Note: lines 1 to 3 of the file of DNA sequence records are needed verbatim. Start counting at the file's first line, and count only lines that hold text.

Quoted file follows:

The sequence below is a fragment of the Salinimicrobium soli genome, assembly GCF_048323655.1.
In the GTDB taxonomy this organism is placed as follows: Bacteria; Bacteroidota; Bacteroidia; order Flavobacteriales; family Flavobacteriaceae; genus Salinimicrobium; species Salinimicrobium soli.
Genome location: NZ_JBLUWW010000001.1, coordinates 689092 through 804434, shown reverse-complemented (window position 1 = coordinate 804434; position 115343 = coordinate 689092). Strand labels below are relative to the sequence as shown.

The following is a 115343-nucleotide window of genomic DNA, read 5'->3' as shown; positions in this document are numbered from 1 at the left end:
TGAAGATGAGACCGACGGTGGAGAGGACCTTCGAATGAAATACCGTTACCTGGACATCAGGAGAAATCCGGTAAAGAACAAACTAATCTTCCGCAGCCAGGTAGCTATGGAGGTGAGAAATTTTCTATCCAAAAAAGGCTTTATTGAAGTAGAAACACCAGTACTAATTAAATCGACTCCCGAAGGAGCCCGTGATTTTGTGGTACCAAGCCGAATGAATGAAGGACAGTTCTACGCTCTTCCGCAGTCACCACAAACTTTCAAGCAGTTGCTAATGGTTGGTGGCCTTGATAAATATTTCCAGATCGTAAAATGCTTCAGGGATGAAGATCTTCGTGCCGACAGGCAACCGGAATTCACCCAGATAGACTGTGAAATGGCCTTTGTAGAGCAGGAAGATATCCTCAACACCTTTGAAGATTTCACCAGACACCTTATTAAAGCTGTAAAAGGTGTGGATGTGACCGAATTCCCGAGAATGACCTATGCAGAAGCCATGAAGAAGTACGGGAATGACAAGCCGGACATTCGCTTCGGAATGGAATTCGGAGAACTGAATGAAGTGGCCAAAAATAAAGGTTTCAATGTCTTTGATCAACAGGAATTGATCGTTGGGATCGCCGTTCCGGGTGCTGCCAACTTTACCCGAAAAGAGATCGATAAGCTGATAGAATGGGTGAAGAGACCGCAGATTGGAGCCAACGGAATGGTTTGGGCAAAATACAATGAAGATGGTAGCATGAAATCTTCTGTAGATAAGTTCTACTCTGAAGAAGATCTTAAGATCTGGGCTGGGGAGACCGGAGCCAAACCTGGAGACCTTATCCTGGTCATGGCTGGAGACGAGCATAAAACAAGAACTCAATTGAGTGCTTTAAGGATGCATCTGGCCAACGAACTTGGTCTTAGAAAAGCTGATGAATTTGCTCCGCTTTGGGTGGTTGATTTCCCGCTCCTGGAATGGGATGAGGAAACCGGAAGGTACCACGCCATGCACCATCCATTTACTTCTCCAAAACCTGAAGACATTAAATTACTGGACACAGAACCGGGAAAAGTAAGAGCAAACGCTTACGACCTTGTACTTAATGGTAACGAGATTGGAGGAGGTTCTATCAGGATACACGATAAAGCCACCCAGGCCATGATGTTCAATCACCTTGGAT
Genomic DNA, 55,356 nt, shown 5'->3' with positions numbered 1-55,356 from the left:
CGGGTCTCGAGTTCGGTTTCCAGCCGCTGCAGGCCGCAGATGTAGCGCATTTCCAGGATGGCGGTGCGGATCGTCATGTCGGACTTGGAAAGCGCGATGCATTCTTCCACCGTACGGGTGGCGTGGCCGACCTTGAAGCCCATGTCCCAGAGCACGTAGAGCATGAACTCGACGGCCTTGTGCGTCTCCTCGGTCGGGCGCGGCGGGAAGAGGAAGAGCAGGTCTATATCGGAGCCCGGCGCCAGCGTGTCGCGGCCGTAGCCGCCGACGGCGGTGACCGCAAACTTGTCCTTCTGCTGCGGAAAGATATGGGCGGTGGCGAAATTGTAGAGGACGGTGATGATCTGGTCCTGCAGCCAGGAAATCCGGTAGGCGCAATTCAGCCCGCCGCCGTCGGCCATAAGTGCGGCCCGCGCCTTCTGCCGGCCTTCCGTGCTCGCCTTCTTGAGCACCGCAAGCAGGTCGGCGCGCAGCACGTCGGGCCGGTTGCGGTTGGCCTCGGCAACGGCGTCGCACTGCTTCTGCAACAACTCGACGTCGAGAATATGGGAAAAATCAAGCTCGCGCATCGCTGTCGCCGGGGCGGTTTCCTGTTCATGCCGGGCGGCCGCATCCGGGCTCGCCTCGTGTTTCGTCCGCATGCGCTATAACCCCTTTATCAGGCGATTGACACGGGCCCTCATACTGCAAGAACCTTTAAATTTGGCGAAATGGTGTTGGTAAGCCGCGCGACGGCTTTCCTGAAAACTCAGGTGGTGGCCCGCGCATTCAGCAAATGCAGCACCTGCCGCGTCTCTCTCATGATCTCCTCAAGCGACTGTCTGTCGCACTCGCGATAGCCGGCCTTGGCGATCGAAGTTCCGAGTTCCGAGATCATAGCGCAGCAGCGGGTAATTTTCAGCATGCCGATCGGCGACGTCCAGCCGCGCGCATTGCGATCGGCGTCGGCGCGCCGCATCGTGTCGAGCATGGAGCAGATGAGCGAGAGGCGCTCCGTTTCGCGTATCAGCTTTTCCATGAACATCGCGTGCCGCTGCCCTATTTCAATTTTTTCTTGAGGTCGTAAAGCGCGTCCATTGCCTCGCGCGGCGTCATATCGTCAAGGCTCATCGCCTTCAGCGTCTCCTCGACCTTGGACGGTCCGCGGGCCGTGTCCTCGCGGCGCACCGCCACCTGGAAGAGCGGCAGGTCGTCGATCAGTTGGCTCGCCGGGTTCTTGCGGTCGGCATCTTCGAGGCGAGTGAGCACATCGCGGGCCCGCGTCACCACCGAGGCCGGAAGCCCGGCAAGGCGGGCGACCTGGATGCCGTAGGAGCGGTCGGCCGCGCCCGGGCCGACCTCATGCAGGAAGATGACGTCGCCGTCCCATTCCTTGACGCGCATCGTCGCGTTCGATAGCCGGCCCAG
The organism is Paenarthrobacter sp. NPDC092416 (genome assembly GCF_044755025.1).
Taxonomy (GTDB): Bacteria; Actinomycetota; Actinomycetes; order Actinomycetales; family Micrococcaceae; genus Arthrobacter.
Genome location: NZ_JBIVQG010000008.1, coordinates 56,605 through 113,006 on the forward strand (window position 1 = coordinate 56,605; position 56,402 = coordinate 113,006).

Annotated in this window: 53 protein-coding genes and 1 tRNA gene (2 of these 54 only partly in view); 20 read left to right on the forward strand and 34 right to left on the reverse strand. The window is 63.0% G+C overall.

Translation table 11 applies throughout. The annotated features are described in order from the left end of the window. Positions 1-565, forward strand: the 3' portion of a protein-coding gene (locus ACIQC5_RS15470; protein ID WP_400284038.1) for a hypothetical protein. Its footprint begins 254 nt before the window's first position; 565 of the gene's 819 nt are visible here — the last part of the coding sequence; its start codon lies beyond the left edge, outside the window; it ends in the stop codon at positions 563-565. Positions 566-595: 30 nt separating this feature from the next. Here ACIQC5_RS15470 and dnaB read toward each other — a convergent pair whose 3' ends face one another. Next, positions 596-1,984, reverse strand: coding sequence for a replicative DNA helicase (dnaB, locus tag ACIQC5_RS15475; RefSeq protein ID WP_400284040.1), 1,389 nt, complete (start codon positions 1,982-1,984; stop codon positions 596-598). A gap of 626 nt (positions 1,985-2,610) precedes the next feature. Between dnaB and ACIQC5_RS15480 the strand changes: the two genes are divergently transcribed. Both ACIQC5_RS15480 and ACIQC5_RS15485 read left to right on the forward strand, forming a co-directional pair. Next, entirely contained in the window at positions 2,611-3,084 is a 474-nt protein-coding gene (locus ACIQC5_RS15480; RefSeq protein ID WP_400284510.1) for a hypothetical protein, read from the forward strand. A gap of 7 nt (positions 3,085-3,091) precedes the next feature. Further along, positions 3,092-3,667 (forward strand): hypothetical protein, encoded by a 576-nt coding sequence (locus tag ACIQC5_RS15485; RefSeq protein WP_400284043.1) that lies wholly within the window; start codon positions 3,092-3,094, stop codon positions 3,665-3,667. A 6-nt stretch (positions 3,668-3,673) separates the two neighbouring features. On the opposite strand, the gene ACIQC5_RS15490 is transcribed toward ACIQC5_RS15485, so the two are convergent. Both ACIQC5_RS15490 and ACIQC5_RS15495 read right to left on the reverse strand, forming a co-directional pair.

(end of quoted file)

The sequence below is a fragment of the Salinimicrobium soli genome, assembly GCF_048323655.1.
In the GTDB taxonomy this organism is placed as follows: Bacteria; Bacteroidota; Bacteroidia; order Flavobacteriales; family Flavobacteriaceae; genus Salinimicrobium; species Salinimicrobium soli.
Genome location: NZ_JBLUWW010000001.1, coordinates 689092 through 804434, shown reverse-complemented (window position 1 = coordinate 804434; position 115343 = coordinate 689092). Strand labels below are relative to the sequence as shown.